Similar to the countdown imposed on his own Cabinet, Prime Minister Ismail Sabri Yaakob has been told that he, too, has 100 days to prove himself.
Former law minister Zaid Ibrahim said Ismail must show himself to be more effective at his job than his predecessor Muhyiddin Yassin, adding that the Umno vice-president should not be concerned about his popularity.
“The prime minister has told his ministers that they have 100 days to make themselves useful. I will say the same thing to the prime minister.
“He must be able to reduce Covid-19 cases to an acceptable level. If that requires him to change his ministers every 100 days, so be it,” he said in a Facebook post.
He welcomed the appointment of Khairy Jamaluddin as health minister, calling on the Rembau MP to be bold in “dealing” with those who refuse to be vaccinated against Covid-19, and over the contract doctor issue too.
“The issue of contract doctors must be dealt with swiftly to ensure Malaysians are receiving the best service possible.
“Our doctors and nurses must be happy. They work tirelessly and for this, they must be amply compensated. Don’t let the situation in the US surface in this country,” he said.
The former Kota Bharu MP also hoped that Tengku Zafrul Aziz, who retained his post as finance minister, would ensure aid measures were channelled to those in need without bureaucracy hindering them.
He cited the case of many law firms and professional service providers having to go through a lot of paperwork when applying for aid from the government or banks.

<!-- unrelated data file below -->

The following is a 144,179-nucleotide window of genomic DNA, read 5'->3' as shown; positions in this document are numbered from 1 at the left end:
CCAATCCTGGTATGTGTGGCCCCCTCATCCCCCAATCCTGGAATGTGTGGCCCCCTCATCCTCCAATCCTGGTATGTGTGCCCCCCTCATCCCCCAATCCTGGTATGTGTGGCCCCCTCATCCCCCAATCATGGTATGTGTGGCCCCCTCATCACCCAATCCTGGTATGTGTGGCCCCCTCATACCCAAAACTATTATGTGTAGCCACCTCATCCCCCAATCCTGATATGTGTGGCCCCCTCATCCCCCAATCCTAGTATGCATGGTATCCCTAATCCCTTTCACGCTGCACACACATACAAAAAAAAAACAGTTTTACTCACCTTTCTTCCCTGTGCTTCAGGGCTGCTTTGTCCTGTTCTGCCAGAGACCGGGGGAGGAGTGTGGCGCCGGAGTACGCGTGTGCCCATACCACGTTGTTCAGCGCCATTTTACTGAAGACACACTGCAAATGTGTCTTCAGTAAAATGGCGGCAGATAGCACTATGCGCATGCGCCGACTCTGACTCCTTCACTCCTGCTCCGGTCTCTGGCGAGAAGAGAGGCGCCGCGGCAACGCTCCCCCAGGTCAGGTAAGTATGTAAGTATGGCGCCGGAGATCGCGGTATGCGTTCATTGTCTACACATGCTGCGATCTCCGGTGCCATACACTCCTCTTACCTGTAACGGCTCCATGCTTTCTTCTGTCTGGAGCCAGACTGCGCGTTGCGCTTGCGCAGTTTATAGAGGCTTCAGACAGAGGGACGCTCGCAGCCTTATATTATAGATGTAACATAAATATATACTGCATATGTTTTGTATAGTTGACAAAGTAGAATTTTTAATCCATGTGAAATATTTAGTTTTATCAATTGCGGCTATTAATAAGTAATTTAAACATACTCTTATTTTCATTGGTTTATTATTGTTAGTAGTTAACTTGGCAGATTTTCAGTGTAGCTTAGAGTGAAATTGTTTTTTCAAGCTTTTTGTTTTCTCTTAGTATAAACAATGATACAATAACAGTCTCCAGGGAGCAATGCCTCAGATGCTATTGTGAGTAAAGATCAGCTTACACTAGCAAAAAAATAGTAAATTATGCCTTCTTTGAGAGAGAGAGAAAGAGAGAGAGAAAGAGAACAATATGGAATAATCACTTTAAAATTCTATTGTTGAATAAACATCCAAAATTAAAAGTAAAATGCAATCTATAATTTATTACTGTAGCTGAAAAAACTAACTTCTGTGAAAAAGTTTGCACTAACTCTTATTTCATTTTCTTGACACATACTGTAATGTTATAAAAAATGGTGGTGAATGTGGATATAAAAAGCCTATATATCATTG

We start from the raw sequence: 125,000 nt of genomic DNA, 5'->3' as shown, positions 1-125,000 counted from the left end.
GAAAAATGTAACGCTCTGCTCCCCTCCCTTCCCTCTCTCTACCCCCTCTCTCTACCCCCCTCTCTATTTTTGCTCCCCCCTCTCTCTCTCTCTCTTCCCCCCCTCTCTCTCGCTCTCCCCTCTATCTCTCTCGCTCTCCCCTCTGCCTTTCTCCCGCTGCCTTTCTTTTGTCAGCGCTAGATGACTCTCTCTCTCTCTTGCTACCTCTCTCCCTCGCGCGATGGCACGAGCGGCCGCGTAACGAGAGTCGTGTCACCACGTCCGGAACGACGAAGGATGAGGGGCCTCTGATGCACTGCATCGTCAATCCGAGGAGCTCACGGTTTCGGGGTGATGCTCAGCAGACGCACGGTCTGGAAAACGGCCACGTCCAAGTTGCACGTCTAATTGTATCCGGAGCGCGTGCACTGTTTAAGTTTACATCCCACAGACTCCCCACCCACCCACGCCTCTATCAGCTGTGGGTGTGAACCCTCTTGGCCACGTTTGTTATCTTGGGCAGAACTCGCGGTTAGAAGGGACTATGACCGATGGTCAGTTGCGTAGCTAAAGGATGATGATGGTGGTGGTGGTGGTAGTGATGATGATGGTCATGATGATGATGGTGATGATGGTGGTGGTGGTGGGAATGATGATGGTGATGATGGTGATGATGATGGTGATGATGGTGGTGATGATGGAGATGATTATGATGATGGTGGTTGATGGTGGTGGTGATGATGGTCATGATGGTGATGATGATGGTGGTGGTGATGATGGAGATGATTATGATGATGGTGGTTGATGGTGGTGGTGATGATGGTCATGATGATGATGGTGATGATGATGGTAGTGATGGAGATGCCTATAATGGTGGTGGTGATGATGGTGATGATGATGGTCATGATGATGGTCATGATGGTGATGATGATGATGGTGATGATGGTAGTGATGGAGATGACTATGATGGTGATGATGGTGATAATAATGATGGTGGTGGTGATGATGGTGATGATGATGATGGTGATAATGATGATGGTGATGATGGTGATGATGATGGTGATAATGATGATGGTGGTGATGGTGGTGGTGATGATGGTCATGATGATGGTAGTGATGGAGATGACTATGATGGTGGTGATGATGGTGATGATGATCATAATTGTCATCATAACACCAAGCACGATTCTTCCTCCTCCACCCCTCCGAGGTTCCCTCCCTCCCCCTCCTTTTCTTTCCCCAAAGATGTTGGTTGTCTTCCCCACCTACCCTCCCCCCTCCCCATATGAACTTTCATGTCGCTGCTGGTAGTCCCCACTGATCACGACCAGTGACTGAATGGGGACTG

“On the other hand, in countries like Singapore, the government is more direct and prompt in their delivery of aid,” he said.
He spoke less kindly of education minister Radzi Jidin, saying he would have preferred Maszlee Malik to be reappointed to the portfolio.
“But Maszlee unfortunately is not in Bersatu. Still, the prime minister or education minister will be wise to call Maszlee for a chat on what more can be done in the field of education.”
Meanwhile, in a dig at Zuraida Kamaruddin, he advised Ismail to “keep a watchful eye” on her and to remind her that she was not being paid by Malaysian taxpayers to go to Afghanistan and teach the Taliban anything.
“A lot more can be done for women here in Malaysia. Just the other day, my friend brought his 17-year-old daughter to an immigration office in Selangor. The girl was wearing a sleeveless dress.
“A female officer stopped her from going in to renew her passport, telling her in a harsh tone that there were men in the office. She had to go and get her father’s jacket to cover her arms before being served.
“Maybe Zuraida can visit this immigration office before going to see the Taliban,” he quipped. – FMT